I'm looking for a setting (other than schedules shifting) which could limit the number of jobs running simultaneously. I have 844 jobs in my SQL Agent (SQL Server 2017 Enterprise). Most of them needs few minutes to complete, there are about 190 jobs that needs half of hour. All of them are scheduled to run every hour. If they run all together, I can't fit total duration time below 60 minutes. Is there any setting that could queue 744 jobs until one from those 844 finishes and SQL Agent would start the next job waiting in the queue?

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    This feels like an X/Y problem - something this complex would likely be much better handled with SSIS packages or similar. That being said, what are the jobs doing? Is the code running slow? By doing what you're doing aren't you going to slow things down even more? May 10, 2019 at 11:42
  • Segregate and put a few in same job with steps. This will make it possible to run a step after the first completes. May 10, 2019 at 11:42
  • They are running SSIS packages. Hence the packages are pretty heavy (crashing Vistual Studio SSDT due to out of memory), it's hard to touch them. What are they doing - syncing the data from many sources into one place. I may want to do as @RamakantDadhichi wrote.
    – bigder
    May 10, 2019 at 12:03
  • You may be able to tap into Resource Governor since you're using Enterprise Edition. The answer to this DBA.SE question provides a pretty good rundown of what's happening under the covers: dba.stackexchange.com/questions/184625/… May 10, 2019 at 16:19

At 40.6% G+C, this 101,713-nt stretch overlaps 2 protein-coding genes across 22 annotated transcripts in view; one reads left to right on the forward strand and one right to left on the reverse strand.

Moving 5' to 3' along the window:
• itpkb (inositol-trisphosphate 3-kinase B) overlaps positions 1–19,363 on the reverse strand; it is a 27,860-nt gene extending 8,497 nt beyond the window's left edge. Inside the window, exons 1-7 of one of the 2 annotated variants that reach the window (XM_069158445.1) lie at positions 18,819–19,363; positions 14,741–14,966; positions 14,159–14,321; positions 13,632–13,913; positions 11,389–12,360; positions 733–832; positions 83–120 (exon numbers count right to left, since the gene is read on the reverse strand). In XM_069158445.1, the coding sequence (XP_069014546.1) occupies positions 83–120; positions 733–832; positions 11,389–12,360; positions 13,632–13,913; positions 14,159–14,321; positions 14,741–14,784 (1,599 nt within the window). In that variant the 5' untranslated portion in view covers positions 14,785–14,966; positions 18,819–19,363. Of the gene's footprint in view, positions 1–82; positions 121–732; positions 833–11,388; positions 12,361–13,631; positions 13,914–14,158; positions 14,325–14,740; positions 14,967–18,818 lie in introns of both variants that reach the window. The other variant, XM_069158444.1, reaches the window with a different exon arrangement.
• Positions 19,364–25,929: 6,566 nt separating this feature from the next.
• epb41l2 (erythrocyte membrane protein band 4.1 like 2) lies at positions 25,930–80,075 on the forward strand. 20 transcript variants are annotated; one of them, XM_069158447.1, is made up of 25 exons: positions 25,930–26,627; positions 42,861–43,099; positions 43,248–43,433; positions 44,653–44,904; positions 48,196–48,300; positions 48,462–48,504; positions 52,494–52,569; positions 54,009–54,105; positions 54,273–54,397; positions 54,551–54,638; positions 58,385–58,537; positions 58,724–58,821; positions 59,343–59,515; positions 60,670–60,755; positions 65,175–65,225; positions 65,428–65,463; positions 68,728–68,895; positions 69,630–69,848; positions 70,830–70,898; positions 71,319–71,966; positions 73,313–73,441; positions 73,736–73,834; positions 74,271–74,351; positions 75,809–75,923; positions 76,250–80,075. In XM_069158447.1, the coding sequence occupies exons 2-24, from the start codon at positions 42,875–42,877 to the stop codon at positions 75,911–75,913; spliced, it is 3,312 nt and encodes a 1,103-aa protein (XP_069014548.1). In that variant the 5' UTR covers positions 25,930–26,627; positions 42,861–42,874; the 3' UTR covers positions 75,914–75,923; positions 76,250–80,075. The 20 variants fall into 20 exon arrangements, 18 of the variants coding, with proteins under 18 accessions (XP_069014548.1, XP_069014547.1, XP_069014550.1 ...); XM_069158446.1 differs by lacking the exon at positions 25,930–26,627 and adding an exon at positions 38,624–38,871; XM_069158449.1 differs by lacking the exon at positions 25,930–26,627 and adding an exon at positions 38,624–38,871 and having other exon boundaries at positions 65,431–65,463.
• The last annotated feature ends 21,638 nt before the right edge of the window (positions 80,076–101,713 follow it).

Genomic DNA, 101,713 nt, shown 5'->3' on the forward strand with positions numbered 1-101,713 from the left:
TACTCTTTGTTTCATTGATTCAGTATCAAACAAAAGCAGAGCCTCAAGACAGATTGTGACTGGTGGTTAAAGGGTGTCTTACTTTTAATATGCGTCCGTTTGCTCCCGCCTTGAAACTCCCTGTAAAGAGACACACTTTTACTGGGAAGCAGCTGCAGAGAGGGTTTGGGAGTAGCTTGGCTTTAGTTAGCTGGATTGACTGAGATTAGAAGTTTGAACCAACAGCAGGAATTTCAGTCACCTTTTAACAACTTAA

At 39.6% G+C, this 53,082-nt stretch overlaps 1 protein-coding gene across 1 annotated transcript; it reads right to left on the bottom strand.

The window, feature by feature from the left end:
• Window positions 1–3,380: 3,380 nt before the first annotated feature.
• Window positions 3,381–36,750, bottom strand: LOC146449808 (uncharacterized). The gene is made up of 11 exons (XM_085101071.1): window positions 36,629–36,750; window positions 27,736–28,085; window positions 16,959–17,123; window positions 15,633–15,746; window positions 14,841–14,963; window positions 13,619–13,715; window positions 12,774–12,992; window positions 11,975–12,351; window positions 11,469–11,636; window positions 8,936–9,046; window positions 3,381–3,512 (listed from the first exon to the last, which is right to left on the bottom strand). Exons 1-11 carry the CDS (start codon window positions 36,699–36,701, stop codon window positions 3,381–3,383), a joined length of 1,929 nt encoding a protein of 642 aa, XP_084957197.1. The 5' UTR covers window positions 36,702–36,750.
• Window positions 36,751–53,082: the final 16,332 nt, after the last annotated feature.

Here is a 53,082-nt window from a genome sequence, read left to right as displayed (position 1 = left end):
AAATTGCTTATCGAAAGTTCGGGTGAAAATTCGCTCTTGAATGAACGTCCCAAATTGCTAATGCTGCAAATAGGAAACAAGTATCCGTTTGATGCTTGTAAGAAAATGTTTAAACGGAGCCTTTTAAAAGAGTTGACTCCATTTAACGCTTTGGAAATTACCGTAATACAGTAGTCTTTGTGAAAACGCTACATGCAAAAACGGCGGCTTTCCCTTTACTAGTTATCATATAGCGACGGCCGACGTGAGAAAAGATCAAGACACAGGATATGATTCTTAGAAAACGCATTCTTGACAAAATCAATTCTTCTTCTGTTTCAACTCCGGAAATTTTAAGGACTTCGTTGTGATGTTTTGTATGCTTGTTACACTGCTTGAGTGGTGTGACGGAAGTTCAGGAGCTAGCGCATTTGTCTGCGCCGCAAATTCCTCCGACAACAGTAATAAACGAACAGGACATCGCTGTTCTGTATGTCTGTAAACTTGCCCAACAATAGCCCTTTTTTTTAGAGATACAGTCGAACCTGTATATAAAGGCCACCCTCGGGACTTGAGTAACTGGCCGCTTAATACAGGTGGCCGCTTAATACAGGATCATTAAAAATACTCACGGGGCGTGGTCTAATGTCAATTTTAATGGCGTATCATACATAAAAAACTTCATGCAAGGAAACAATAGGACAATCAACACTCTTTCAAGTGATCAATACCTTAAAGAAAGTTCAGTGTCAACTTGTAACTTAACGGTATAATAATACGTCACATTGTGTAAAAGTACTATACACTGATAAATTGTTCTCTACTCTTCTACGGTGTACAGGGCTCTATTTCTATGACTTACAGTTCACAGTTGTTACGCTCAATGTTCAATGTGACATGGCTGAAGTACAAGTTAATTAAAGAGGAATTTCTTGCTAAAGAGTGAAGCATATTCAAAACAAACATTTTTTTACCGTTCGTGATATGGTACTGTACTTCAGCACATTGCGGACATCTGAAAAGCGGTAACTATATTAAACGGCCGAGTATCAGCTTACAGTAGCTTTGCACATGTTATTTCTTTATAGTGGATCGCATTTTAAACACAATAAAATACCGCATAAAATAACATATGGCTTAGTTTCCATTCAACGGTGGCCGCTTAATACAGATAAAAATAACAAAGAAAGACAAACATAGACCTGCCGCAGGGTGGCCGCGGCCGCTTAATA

1 Answer 1


This is best done outside of SQL Agent. Honestly, at 800+ jobs running every hour you should have moved to a different method long before now.

My preference for this would be to create a single master SSIS package that reads in a list of jobs that need to be run and then starts up the first X in the list, then sleeps until the number of running jobs is below threshold, then starts up the next X in the list. You could randomize the list or sort it, as you choose. I've done something similar to this in my environment where I needed to make sure that certain classes of packages (client imports) were done one at a time.

The less dynamic approach would be to just break the list of jobs that need to be run into however many simultaneous you want running. Each of those would have a list of steps that call the actual job that needs running. It takes less fiddling about with timing, sleeps and querying active jobs but is less dynamic (for example, changing the number of max simultaneous threads will take work.

But in any case, I would leave the jobs as they are now, just remove/disable their schedules. Then whatever solution you want can just call the sp_start_job procedure. This lets you still easily run any job you want out of cycle and you see independent reports of success/failure.

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